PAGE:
• Equifax just became the first company to have its outlook downgraded for a cyber attack
  • Equifax just became the first company to have its outlook downgraded for a cyber attack
    Moody’s has just slashed its rating outlook on Equifax, the first time cybersecurity issues have been cited as the reason for a downgrade. Moody’s lowered Equifax’s outlook from stable to negative on Wednesday, as the credit monitoring company continues to suffer from the massive 2017 breach of consumer data. “We are treating this with more significance because it is the first time that cyber has been a named factor in an outlook change,” Joe Mielenhausen, a spokesperson for Moody’s, told CNBC. “This is the first time the fallout from a breach has moved the needle enough to contribute to the change.” Equifax could not immediately be reached for comment.
  • Kubernetes security: 4 strategic tips
    As with all things security-related, “fingers crossed!” isn’t exactly a confident posture. Kubernetes offers a lot of powerful security-oriented features, and the community has shown a strong commitment toward the security of the project. But it’s always best to be proactive, especially if you or your teams are still relatively new to containers and orchestration. The fundamentals of security hygiene still largely apply, as we noted in our recent article, Kubernetes security: 5 mistakes to avoid. There’s also some new learning to be done to ensure you’re proactively managing the risks inherent in any new system, especially once it’s running in production.

Crazy Compiler Optimizations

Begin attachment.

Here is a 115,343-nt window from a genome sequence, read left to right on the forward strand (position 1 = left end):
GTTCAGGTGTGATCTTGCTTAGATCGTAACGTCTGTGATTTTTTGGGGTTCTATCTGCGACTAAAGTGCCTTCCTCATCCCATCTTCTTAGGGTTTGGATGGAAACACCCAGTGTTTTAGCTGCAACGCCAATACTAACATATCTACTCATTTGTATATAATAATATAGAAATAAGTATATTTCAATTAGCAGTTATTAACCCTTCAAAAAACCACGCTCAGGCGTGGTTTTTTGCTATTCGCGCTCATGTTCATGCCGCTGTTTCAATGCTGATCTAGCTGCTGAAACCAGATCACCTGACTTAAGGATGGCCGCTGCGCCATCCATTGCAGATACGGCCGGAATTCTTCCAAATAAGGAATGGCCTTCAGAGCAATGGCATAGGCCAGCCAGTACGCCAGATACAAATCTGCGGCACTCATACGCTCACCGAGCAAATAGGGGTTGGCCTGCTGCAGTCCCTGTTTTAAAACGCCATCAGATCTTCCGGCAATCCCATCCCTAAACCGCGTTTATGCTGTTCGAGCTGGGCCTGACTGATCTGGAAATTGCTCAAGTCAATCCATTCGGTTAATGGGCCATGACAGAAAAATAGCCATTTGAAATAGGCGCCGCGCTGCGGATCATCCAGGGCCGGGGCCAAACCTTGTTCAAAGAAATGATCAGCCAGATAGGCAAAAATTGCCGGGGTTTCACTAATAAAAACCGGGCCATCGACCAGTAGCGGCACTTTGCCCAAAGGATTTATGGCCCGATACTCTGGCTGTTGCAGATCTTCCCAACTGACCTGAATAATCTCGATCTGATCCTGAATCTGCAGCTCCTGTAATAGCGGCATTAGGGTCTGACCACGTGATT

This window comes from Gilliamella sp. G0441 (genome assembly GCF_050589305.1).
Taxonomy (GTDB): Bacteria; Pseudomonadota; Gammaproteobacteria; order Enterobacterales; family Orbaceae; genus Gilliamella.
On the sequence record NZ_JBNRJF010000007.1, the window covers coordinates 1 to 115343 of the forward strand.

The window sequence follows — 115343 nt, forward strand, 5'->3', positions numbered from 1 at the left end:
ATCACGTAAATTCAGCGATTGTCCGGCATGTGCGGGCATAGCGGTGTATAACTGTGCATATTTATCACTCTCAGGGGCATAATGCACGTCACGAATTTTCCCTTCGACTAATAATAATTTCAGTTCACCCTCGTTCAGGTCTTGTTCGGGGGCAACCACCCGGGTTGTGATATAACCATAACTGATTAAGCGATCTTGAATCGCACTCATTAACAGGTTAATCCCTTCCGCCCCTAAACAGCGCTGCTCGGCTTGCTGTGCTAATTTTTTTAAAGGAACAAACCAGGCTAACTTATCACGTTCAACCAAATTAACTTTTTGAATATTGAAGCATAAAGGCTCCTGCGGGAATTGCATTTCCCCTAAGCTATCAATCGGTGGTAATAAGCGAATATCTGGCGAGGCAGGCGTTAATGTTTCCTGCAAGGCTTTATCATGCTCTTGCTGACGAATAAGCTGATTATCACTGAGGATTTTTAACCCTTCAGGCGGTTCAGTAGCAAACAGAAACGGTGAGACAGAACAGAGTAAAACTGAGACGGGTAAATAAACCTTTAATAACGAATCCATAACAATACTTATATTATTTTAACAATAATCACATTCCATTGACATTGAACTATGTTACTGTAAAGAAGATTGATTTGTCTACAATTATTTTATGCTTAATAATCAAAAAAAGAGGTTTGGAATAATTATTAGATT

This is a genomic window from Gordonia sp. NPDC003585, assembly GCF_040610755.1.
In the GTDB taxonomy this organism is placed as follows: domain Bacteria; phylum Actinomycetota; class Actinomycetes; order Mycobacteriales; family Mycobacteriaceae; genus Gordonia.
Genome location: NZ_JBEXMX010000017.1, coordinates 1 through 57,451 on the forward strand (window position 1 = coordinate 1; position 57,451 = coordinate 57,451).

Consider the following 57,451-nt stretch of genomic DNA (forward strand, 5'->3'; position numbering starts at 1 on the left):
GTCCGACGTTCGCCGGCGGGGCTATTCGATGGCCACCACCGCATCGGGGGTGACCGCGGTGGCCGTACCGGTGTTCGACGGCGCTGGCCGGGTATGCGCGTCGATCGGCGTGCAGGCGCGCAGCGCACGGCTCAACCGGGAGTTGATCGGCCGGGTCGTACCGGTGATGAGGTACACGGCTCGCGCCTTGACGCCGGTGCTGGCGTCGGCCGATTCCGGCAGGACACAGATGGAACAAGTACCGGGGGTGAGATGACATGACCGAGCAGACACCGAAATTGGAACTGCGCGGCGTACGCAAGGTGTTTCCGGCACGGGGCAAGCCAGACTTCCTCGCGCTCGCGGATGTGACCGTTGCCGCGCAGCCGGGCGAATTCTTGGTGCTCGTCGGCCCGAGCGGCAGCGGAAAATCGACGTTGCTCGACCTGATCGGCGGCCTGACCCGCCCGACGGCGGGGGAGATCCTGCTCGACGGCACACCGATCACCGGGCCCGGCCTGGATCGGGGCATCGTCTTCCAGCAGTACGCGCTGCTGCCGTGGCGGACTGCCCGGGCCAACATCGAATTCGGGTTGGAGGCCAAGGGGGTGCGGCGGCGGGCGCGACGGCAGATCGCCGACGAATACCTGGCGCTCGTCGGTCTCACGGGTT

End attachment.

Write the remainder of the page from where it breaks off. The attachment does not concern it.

Kernel development is always strange. Andrea Parri recently posted a patch to change the order of memory reads during multithreaded operation, such that if one read depended upon the next, the second could not actually occur before the first. The problem with this was that the bug never could actually occur, and the fix made the kernel's behavior less intuitive for developers. Peter Zijlstra, in particular, voted nay to this patch, saying it was impossible to construct a physical system capable of triggering the bug in question. And although Andrea agreed with this, he still felt the bug was worth fixing, if only for its theoretical value. Andrea figured, a bug is a bug is a bug, and they should be fixed. But Peter objected to having the kernel do extra work to handle conditions that could never arise. He said, "what I do object to is a model that's weaker than any possible sane hardware." Will Deacon sided with Peter on this point, saying that the underlying hardware behaved a certain way, and the kernel's current behavior mirrored that way. He remarked, "the majority of developers are writing code with the underlying hardware in mind and so allowing behaviours in the memory model which are counter to how a real machine operates is likely to make things more confusing, rather than simplifying them!" Still, there were some developers who supported Andrea's patch. Alan Stern, in particular, felt that it made sense to fix bugs when they were found, but that it also made sense to include a comment in the code, explaining the default behavior and the rationale behind the fix, even while acknowledging the bug never could be triggered. But, Andrea wasn't interested in forcing his patch through the outstretched hands of objecting developers. He was happy enough to back down, having made his point. It was actually Paul McKenney, who had initially favored Andrea's patch and had considered sending it up to Linus Torvalds for inclusion in the kernel, who identified some of the deeper and more disturbing issues surrounding this whole debate. Apparently, it cuts to the core of the way kernel code is actually compiled into machine language. Read more